Friday afternoon, students and professors filled up the Liberal Arts Building auditorium to hear a lecture on theology by Tom Ryan, director of the Loyola Institute for Ministry and guest speaker for Philosophical Fridays. Ryan discussed Pope Francis’ ideology concerning faith and science, claiming that there are foundational similarities between the two.
Ryan began by giving some background on the current pope. Allegedly, Pope Francis previously worked as a bouncer in bars and has an associate’s degree in chemistry. The underlying themes of the lecture covered subjects like the significance of material things, and that theology is incomplete without both faith and science.
Highlighting the three commitments of the Catholic Church, materialism, open-mindedness and science were explained through a religious lens. In his argument for materialism, Ryan analyzed the first book of Genesis.
“God created six material things and all six times he said it was good,” Ryan said. “Then humans came out of the material earth as dust and God said it was very good.”
Ryan asserted that humans are not the center of the universe and that humankind is no more important than everything in the earth because it was all created by God.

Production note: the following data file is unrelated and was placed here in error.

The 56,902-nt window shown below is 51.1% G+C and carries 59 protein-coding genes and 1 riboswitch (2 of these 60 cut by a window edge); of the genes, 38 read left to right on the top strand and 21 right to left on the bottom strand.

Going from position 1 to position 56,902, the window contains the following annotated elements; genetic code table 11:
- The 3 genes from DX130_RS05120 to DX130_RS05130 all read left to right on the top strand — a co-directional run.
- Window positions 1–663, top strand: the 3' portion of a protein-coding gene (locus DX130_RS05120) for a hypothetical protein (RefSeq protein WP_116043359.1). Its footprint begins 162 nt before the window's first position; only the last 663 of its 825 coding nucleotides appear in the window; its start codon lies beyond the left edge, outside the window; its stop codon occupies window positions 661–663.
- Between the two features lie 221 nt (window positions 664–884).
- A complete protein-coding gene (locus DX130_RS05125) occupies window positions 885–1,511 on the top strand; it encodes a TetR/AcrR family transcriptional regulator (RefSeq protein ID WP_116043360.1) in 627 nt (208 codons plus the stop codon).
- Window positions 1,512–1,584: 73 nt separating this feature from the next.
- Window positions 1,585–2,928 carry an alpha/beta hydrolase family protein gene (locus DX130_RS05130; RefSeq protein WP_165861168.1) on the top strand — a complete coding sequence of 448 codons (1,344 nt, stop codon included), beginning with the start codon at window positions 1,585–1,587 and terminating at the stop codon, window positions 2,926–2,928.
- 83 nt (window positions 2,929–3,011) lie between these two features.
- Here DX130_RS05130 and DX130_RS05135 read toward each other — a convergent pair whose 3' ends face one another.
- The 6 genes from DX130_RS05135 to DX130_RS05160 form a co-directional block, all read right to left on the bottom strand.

“Creation is a book that reveals God,” Ryan said. “Something important to me is unity. We are interconnected with creation. We are all stardust, so how does that change the way we interact with creation?”
The main focus of the lecture was not so much on Pope Francis’ recent visit to the United States, but more on the history of Catholics’ commitment to science throughout time. The Catholic Church is also devoted to inquiry, accepting the fact that its assumptions about the world could be falsifiable, just as theories of science can be disproven.
“I love church history,” Ryan said. “It is wild—better than anything on TV. The Catholic Church is participating in ongoing renewal. A defining characteristic of Christianity is that it tries to correct things that are not working well.”
Corey Bradberry, theater major, was present at the lecture, and he was not so confident about Ryan’s argument. He pointed out certain flaws and holes in the lecture.
“I think there are fundamental differences between science and religion that cannot be reconciled,” Bradberry said. “Science is founded on observable data that can be demonstrated. Comparing faith and science is tricky.”
After 45 minutes, Ryan concluded his lecture with an open discussion between himself and the audience. Attendees were free to ask questions about the lecture and probe for more information. In this area of the discourse, Bradberry felt Ryan was not as solid.
“His argument was organized,” Bradberry said. “But I was more interested in seeing how he would justify the fundamental differences between faith and science. I think he shied away from some pertinent questions.”
Philosophical Fridays is a series of events that features guest speakers who come and discuss interesting topics throughout the semester. Audience members are allowed to fill out evaluation forms to rate the overall quality of the lecture.